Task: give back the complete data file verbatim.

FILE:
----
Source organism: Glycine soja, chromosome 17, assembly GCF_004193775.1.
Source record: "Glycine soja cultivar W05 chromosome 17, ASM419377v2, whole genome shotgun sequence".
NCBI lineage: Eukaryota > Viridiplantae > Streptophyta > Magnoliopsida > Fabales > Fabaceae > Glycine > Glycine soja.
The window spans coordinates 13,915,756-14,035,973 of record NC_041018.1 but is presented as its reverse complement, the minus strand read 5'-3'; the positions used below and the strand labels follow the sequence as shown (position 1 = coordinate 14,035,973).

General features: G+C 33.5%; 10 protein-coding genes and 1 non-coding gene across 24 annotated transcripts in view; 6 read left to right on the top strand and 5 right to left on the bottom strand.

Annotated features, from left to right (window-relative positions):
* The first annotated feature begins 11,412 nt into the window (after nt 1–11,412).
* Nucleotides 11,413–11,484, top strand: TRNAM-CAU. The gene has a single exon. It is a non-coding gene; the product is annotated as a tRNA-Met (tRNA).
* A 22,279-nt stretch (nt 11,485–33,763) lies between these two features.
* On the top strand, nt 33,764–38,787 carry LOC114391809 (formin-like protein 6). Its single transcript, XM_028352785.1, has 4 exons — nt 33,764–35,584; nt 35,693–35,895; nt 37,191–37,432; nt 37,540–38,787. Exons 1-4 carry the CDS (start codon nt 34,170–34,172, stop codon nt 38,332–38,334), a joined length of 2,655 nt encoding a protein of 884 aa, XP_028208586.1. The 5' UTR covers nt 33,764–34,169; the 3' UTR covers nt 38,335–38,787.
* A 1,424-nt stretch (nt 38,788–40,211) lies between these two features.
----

Source organism: Glycine soja, chromosome 17, assembly GCF_004193775.1.
Source record: "Glycine soja cultivar W05 chromosome 17, ASM419377v2, whole genome shotgun sequence".
NCBI lineage: Eukaryota > Viridiplantae > Streptophyta > Magnoliopsida > Fabales > Fabaceae > Glycine > Glycine soja.
The window spans coordinates 13,915,756-14,035,973 of record NC_041018.1 but is presented as its reverse complement, the minus strand read 5'-3'; the positions used below and the strand labels follow the sequence as shown (position 1 = coordinate 14,035,973).

General features: G+C 33.5%; 10 protein-coding genes and 1 non-coding gene across 24 annotated transcripts in view; 6 read left to right on the top strand and 5 right to left on the bottom strand.

Annotated features, from left to right (window-relative positions):
* The first annotated feature begins 11,412 nt into the window (after nt 1–11,412).
* Nucleotides 11,413–11,484, top strand: TRNAM-CAU. The gene has a single exon. It is a non-coding gene; the product is annotated as a tRNA-Met (tRNA).
* A 22,279-nt stretch (nt 11,485–33,763) lies between these two features.
* On the top strand, nt 33,764–38,787 carry LOC114391809 (formin-like protein 6). Its single transcript, XM_028352785.1, has 4 exons — nt 33,764–35,584; nt 35,693–35,895; nt 37,191–37,432; nt 37,540–38,787. Exons 1-4 carry the CDS (start codon nt 34,170–34,172, stop codon nt 38,332–38,334), a joined length of 2,655 nt encoding a protein of 884 aa, XP_028208586.1. The 5' UTR covers nt 33,764–34,169; the 3' UTR covers nt 38,335–38,787.
* A 1,424-nt stretch (nt 38,788–40,211) lies between these two features.